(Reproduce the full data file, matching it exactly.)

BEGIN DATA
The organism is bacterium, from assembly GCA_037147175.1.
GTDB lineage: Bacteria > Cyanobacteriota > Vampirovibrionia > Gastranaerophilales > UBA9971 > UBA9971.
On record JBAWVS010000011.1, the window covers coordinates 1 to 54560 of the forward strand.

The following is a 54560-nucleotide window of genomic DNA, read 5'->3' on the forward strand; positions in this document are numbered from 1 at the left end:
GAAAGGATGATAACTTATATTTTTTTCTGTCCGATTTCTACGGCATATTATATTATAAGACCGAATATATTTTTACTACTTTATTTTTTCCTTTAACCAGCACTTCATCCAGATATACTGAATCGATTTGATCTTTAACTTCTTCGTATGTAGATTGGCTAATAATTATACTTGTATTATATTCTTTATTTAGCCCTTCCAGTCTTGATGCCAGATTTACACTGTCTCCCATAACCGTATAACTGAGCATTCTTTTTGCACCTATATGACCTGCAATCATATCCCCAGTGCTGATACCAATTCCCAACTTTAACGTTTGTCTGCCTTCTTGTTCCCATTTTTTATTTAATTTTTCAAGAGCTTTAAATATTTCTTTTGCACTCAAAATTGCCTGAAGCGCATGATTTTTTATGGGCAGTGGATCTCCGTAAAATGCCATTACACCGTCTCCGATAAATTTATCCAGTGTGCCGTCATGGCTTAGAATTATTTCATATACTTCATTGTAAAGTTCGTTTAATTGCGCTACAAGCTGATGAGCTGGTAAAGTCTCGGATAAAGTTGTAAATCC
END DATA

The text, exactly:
The organism is bacterium, from assembly GCA_037147175.1.
GTDB lineage: Bacteria > Cyanobacteriota > Vampirovibrionia > Gastranaerophilales > UBA9971 > UBA9971.
On record JBAWVS010000011.1, the window covers coordinates 1 to 54560 of the forward strand.

The following is a 54560-nucleotide window of genomic DNA, read 5'->3' on the forward strand; positions in this document are numbered from 1 at the left end:
GAAAGGATGATAACTTATATTTTTTTCTGTCCGATTTCTACGGCATATTATATTATAAGACCGAATATATTTTTACTACTTTATTTTTTCCTTTAACCAGCACTTCATCCAGATATACTGAATCGATTTGATCTTTAACTTCTTCGTATGTAGATTGGCTAATAATTATACTTGTATTATATTCTTTATTTAGCCCTTCCAGTCTTGATGCCAGATTTACACTGTCTCCCATAACCGTATAACTGAGCATTCTTTTTGCACCTATATGACCTGCAATCATATCCCCAGTGCTGATACCAATTCCCAACTTTAACGTTTGTCTGCCTTCTTGTTCCCATTTTTTATTTAATTTTTCAAGAGCTTTAAATATTTCTTTTGCACTCAAAATTGCCTGAAGCGCATGATTTTTTATGGGCAGTGGATCTCCGTAAAATGCCATTACACCGTCTCCGATAAATTTATCCAGTGTGCCGTCATGGCTTAGAATTATTTCATATACTTCATTGTAAAGTTCGTTTAATTGCGCTACAAGCTGATGAGCTGGTAAAGTCTCGGATAAAGTTGTAAATCC